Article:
Subject RE: [firebird-support] duplicates in a table with PK
Author Helen Borrie
At 11:07 PM 1/06/2007, you wrote:
>Hi Helen,
> > You already did - gstat -h told you the default character set is
> > NONE. That means data are stored in straight ascii format. The
> > database won't know how to locate strings containing accented
> > characters. Your sample data, at least, doesn't appear to contain
> > accented characters.
>Data in the VARCHAR(100) should not contain
>accented characters, but it might contain Ñ. Don't know if that is a problem.

Anticipate problems with charset NONE and accented characters.

> > If you are storing strings with Spanish accented characters, using
> > character set NONE is going to bite you one way or another, since it
> > recognises only the US ASCII set of characters as characters.
> >
> > I suggest you treat today's database rebuild as a practice exercise
> > but rebuild the for-production database with a Spanish-aware
> > character set as the default character set and a suitable collation
> > on indexed fields to allow searching and matching to make
> > sense. Then make sure that your client programs connect with that
> > character set.
>Ok. We'll do that. For new databases is it
>enough to select CHARSET ISO8859_1 in
>FlameRobin's "Create new database" window?


>Will that set the correct collation as well?

No. You don't set collation at database
level. All characters in a character set have a
numeric code. The default collation sequence for
all character sets is by code, which isn't very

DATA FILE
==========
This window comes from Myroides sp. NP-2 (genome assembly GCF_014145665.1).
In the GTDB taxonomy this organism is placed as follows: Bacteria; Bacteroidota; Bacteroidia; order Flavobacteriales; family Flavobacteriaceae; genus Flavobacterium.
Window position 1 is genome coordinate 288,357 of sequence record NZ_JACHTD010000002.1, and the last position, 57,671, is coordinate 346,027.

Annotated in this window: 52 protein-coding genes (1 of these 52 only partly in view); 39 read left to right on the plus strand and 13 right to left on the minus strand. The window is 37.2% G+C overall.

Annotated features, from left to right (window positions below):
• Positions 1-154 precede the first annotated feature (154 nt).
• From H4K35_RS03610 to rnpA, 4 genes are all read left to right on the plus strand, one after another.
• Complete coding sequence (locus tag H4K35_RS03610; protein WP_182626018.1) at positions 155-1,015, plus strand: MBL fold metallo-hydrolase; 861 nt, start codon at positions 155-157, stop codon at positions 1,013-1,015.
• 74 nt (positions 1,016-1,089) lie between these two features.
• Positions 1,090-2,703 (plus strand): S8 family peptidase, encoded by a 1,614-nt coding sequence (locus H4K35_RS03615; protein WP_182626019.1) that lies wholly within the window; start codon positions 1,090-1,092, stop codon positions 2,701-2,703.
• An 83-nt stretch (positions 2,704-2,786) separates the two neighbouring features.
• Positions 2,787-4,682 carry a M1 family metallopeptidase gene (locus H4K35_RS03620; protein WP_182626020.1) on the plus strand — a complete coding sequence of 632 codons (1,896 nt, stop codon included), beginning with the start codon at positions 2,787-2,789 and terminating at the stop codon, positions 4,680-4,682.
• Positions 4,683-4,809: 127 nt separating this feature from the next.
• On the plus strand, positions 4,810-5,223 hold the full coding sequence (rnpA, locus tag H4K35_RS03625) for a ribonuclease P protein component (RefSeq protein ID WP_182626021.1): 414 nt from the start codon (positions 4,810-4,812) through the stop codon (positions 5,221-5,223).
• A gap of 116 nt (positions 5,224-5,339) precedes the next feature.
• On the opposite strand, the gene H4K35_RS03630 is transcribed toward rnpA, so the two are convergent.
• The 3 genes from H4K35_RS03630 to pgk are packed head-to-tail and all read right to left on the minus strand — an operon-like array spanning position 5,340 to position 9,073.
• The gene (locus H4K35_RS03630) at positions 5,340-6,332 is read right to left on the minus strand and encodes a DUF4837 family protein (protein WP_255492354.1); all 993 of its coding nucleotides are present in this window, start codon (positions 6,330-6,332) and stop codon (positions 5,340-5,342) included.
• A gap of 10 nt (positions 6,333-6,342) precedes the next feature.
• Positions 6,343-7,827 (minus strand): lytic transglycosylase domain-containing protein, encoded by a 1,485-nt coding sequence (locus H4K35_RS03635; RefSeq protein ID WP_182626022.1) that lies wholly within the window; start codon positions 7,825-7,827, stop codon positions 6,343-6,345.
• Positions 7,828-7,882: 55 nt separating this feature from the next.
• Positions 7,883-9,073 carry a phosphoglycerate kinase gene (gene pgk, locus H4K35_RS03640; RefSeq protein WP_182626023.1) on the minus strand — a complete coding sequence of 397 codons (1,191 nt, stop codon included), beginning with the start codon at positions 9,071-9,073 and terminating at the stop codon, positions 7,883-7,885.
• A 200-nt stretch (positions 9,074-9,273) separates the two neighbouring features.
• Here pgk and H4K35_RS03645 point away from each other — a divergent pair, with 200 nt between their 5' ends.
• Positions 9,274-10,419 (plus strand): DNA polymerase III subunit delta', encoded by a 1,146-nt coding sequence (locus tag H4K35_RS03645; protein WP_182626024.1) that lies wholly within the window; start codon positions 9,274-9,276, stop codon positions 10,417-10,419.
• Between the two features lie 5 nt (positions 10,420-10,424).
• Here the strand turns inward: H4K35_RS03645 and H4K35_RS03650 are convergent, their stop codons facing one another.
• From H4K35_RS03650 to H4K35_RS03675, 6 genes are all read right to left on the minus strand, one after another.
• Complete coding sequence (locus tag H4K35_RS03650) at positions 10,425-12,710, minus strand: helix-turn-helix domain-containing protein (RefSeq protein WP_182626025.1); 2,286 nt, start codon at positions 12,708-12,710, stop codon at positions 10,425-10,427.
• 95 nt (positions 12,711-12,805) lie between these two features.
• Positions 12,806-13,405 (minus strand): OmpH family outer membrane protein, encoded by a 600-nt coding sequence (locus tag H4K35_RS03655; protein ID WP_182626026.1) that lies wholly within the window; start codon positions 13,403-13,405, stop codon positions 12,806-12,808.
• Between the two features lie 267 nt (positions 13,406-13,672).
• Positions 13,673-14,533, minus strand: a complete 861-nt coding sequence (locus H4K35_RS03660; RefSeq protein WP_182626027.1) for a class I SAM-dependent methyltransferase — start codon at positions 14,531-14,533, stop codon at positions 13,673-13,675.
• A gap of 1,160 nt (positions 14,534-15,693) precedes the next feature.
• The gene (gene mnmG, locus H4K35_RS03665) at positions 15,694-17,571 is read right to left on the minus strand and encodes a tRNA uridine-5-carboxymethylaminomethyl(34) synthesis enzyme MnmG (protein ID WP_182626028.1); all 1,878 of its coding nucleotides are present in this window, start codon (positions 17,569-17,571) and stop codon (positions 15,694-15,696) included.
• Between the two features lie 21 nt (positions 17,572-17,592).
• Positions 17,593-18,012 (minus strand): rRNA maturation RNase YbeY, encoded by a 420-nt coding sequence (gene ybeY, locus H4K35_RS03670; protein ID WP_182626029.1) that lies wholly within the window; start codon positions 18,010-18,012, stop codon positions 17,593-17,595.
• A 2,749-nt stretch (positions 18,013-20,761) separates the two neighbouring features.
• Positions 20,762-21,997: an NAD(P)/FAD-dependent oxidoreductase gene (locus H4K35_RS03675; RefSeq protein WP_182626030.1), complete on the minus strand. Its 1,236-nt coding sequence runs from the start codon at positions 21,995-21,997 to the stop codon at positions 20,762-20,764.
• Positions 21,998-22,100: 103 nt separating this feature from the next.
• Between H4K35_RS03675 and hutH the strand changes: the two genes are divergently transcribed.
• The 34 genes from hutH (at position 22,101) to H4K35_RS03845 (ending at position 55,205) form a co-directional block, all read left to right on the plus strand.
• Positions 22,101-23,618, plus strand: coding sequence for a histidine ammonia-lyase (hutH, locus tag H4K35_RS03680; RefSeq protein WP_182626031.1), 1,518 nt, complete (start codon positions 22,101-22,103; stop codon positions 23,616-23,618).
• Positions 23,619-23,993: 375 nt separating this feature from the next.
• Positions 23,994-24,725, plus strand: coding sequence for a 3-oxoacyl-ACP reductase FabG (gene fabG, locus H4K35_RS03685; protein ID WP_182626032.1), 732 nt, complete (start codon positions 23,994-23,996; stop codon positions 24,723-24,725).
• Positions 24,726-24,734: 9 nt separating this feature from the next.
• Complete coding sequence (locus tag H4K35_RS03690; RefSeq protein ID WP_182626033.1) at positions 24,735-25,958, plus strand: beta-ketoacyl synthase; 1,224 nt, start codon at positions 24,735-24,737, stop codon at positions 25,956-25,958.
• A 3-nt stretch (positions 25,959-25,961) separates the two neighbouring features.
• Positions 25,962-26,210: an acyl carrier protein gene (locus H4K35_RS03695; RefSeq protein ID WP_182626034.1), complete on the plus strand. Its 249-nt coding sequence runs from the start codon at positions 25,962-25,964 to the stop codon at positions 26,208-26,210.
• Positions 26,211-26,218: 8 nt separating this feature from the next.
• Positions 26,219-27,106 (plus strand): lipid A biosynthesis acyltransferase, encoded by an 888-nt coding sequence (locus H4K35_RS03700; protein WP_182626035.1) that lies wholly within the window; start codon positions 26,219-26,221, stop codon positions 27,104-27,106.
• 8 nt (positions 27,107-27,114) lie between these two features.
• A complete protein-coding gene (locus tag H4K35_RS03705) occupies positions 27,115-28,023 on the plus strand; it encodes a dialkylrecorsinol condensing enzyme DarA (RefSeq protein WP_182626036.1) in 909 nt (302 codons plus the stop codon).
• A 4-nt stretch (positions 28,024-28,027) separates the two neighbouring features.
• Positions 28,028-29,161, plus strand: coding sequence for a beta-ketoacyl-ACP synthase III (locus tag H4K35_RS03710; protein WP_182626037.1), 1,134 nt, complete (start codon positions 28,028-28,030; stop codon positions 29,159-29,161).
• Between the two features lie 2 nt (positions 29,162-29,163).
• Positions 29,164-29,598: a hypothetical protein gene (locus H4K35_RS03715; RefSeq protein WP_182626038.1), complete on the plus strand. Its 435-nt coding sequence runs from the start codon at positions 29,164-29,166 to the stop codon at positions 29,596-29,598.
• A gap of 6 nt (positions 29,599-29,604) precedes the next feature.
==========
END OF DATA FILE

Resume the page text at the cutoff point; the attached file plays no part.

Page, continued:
useful if you want ordered sets. You can define
the ES_ES collation sequence on any character
fields that you will want to be available as
ordering criteria. The simplest way to do this
is to define domains that include the required COLLATE attribute.

>How can I rebuild the old one with the correct settings. Using gbak maybe?

No, you will need to reconstruct the database from scratch.

>Finally, any idea on why the duplicate values appeared ?

Yes. My prime suspect would be that varchar(100)
column and the likelihood that the database has
stored characters that your utility programs cannot display distinctly.

After that comes the (more remote) possibility
that you were using a database that had been
partially restored, i.e. that had restored all of
the data but had been unable, finally, to
activate the unique index due to some faulty
data. The data fault itself might have arisen
from some character set problem. In that case,
of course, the unique constraint would not be
operational and there would be nothing to prevent duplicate keys.

If you still have the old database, you could
check the state of that index using gstat
-i. Amongst other things, it will tell you whether that index was inactive.

Every driver has its own peculiar way of managing
the language code interface provided by the
API. Considering that you are manufacturing that
varchar index key in your .NET application, it
won't do any harm to ask on the
firebird-net-provider list about any known
transliteration problems with that driver when
attempting to plug non-ascii strings into an
ascii database. An added bonus is that its
developer (Carlos) is a native speaker of
Spanish. I doubt there is anyone in the Firebird
community better equipped to help in your particular case.